Some people have commented that I’m a little out of the ordinary. As a writer, I think that is to my advantage. Writers are a strange breed – I’m starting to think.
I’ve had some people call me a renaissance man. I take that as a high compliment whether it’s true or not. But I’m convinced that any writer who puts him or herself into a varied type of activities will become a better writer. If we want to write about the scope of human experience, we have to understand a wide swath of that experience. That’s why I’m glad I’m a little different. Consider this:
- I’m a history teacher who majored in English.
- I’m a drama teacher who is primarily a history teacher.
- I’m a writer of novels and plays.
- I write both short plays and full-length plays.
- I’m a softball coach.
- I love to cook, but I don’t like using recipes.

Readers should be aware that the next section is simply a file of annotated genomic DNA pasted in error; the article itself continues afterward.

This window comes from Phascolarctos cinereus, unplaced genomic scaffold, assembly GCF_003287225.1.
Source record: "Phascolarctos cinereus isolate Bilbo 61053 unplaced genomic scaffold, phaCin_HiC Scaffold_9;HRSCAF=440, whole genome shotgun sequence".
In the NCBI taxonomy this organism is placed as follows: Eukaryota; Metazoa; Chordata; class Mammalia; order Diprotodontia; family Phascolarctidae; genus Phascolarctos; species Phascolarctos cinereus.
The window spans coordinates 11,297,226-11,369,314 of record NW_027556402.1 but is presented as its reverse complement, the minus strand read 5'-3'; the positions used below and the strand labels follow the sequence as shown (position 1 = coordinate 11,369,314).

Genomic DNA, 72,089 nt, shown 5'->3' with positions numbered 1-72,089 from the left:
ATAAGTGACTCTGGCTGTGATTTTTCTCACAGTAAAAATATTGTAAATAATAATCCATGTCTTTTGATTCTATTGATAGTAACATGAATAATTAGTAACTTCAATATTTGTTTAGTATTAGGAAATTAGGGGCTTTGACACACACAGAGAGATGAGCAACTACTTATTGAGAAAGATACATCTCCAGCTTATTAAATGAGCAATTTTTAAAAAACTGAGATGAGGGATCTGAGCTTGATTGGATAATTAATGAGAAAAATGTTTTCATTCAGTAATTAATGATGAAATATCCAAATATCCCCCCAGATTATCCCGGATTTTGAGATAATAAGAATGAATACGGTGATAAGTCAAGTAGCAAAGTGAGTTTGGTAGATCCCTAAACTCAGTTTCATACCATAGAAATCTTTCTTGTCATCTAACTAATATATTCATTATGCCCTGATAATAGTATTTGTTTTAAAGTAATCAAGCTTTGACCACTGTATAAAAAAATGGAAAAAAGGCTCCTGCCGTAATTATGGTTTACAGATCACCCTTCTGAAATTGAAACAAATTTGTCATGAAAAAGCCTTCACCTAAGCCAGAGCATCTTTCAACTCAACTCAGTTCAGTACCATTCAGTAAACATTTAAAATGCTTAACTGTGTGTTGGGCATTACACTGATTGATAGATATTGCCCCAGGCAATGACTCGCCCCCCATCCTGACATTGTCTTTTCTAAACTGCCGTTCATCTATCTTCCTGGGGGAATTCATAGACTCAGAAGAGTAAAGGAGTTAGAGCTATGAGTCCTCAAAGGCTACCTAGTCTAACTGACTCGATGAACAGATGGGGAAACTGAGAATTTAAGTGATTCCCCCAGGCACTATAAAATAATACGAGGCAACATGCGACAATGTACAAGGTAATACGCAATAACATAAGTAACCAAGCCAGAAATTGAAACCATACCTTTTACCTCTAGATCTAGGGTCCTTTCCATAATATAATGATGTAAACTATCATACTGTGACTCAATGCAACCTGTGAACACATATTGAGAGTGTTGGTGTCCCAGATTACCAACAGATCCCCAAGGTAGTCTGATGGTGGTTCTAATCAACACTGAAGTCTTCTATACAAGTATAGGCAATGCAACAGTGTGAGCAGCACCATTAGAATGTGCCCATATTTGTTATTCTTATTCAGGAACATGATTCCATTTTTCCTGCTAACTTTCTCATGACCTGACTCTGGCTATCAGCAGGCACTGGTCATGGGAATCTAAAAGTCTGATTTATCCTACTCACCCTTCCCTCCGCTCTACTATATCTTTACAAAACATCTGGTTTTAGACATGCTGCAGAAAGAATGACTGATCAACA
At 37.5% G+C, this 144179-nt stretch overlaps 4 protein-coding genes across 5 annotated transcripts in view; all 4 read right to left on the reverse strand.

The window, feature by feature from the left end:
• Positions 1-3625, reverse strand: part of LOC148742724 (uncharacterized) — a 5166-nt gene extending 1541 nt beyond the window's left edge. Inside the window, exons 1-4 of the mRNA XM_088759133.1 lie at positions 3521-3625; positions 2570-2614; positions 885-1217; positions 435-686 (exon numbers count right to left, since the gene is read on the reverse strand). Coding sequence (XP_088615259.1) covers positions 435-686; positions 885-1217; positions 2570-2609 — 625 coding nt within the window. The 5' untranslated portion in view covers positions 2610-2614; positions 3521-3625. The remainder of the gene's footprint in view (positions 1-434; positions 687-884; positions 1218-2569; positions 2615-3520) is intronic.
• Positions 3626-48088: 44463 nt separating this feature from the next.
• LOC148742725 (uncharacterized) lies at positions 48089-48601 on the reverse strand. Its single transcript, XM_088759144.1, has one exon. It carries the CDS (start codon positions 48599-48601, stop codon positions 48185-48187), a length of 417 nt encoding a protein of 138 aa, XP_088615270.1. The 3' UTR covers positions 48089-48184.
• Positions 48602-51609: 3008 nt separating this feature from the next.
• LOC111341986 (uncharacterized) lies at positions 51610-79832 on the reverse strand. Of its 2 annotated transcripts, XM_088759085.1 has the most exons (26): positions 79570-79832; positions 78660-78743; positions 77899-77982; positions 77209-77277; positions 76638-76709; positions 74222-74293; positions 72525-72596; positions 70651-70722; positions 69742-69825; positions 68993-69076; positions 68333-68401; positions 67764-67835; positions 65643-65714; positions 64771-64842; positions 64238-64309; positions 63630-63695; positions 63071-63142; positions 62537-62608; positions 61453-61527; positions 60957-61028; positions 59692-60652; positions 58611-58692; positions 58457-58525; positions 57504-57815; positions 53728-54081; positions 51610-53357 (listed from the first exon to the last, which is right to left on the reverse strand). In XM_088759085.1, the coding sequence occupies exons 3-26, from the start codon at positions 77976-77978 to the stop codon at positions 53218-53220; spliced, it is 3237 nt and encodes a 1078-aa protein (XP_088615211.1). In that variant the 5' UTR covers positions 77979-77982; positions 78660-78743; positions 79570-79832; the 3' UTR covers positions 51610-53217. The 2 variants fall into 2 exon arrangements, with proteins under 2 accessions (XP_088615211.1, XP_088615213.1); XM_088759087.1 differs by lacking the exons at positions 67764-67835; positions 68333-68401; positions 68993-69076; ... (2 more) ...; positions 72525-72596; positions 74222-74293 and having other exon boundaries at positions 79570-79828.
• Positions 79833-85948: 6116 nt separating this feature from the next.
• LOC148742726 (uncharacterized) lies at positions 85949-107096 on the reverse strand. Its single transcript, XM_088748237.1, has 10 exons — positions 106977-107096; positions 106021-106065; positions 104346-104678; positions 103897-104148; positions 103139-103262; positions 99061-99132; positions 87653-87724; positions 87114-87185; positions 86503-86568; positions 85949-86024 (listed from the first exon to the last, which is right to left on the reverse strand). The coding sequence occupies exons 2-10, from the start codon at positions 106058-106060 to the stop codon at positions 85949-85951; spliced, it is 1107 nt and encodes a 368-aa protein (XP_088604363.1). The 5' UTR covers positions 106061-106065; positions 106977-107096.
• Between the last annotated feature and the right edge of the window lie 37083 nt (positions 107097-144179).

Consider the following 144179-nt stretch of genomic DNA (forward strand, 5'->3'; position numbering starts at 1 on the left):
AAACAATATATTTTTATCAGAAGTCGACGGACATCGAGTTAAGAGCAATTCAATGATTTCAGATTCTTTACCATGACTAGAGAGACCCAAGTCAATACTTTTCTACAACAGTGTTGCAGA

- I’ve never acted but I teach people how to act.
- I love politics and economics but I’ve never had a course in either.
- I’m fascinated with technology and computing.
- I’m not an artist, but I love creating things with photoshop. Self-taught. (still not very good.)
- I’m not a musician, but I taught myself enough chords on the guitar that has helped me become a writer of musicals.
- Yes, I love musicals even though I’m a man.
- I’m also interested in religion and culture.
- I’m a news junkie, reading everything from hard news to soft puff pieces.
As I write, I look back on all of these experiences, and I realize that each and every one of them help me become a better writer. The wider the net, the greater chance that a particular idea or scene will cement itself in my mind.
Out of all of my interests, history is probably the one that has influenced my writing the most. It has grounded my writing in the real, the here and now, the tangible, which helps me build realistic and gripping human stories. Or at least that is my goal.
So what about you, writer? Have you expanded your interests?
It is both helpful and advisable for you to do so.
It will widen your scope and make your writing more interesting.